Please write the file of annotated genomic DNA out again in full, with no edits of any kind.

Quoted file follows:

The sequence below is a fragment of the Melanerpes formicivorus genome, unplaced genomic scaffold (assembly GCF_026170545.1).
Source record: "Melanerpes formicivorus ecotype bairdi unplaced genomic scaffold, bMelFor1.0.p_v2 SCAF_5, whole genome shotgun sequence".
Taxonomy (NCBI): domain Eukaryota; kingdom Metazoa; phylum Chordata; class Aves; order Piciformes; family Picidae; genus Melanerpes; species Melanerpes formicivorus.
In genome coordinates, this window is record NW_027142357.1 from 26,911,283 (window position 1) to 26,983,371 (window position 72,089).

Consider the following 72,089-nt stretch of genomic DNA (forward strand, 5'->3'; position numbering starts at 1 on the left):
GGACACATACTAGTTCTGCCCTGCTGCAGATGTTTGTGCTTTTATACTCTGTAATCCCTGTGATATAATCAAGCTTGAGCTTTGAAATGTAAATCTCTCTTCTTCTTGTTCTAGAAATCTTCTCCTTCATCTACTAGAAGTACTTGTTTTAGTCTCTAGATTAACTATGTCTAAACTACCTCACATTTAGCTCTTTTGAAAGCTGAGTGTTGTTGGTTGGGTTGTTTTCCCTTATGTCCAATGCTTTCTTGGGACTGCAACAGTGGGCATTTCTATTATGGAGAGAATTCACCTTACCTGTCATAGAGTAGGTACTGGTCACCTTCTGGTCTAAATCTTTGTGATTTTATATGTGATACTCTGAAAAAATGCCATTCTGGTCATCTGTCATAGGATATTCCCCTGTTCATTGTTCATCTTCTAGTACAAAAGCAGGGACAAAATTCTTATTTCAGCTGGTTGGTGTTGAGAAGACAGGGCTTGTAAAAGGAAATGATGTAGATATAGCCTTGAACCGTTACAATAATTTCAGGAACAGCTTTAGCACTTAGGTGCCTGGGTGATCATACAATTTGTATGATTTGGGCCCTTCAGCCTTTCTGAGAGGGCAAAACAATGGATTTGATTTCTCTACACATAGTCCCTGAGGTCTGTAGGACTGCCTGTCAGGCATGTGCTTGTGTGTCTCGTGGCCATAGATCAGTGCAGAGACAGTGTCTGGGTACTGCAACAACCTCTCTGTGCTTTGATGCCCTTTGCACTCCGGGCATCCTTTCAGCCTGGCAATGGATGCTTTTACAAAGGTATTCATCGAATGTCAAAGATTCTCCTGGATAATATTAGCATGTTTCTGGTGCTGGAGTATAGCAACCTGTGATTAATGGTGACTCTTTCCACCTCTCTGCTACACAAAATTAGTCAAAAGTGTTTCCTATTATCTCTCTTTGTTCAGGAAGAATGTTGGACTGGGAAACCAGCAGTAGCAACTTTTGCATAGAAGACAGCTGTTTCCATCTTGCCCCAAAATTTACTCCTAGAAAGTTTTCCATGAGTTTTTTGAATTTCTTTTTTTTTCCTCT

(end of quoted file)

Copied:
The sequence below is a fragment of the Melanerpes formicivorus genome, unplaced genomic scaffold (assembly GCF_026170545.1).
Source record: "Melanerpes formicivorus ecotype bairdi unplaced genomic scaffold, bMelFor1.0.p_v2 SCAF_5, whole genome shotgun sequence".
Taxonomy (NCBI): domain Eukaryota; kingdom Metazoa; phylum Chordata; class Aves; order Piciformes; family Picidae; genus Melanerpes; species Melanerpes formicivorus.
In genome coordinates, this window is record NW_027142357.1 from 26,911,283 (window position 1) to 26,983,371 (window position 72,089).

Consider the following 72,089-nt stretch of genomic DNA (forward strand, 5'->3'; position numbering starts at 1 on the left):
GGACACATACTAGTTCTGCCCTGCTGCAGATGTTTGTGCTTTTATACTCTGTAATCCCTGTGATATAATCAAGCTTGAGCTTTGAAATGTAAATCTCTCTTCTTCTTGTTCTAGAAATCTTCTCCTTCATCTACTAGAAGTACTTGTTTTAGTCTCTAGATTAACTATGTCTAAACTACCTCACATTTAGCTCTTTTGAAAGCTGAGTGTTGTTGGTTGGGTTGTTTTCCCTTATGTCCAATGCTTTCTTGGGACTGCAACAGTGGGCATTTCTATTATGGAGAGAATTCACCTTACCTGTCATAGAGTAGGTACTGGTCACCTTCTGGTCTAAATCTTTGTGATTTTATATGTGATACTCTGAAAAAATGCCATTCTGGTCATCTGTCATAGGATATTCCCCTGTTCATTGTTCATCTTCTAGTACAAAAGCAGGGACAAAATTCTTATTTCAGCTGGTTGGTGTTGAGAAGACAGGGCTTGTAAAAGGAAATGATGTAGATATAGCCTTGAACCGTTACAATAATTTCAGGAACAGCTTTAGCACTTAGGTGCCTGGGTGATCATACAATTTGTATGATTTGGGCCCTTCAGCCTTTCTGAGAGGGCAAAACAATGGATTTGATTTCTCTACACATAGTCCCTGAGGTCTGTAGGACTGCCTGTCAGGCATGTGCTTGTGTGTCTCGTGGCCATAGATCAGTGCAGAGACAGTGTCTGGGTACTGCAACAACCTCTCTGTGCTTTGATGCCCTTTGCACTCCGGGCATCCTTTCAGCCTGGCAATGGATGCTTTTACAAAGGTATTCATCGAATGTCAAAGATTCTCCTGGATAATATTAGCATGTTTCTGGTGCTGGAGTATAGCAACCTGTGATTAATGGTGACTCTTTCCACCTCTCTGCTACACAAAATTAGTCAAAAGTGTTTCCTATTATCTCTCTTTGTTCAGGAAGAATGTTGGACTGGGAAACCAGCAGTAGCAACTTTTGCATAGAAGACAGCTGTTTCCATCTTGCCCCAAAATTTACTCCTAGAAAGTTTTCCATGAGTTTTTTGAATTTCTTTTTTTTTCCTCT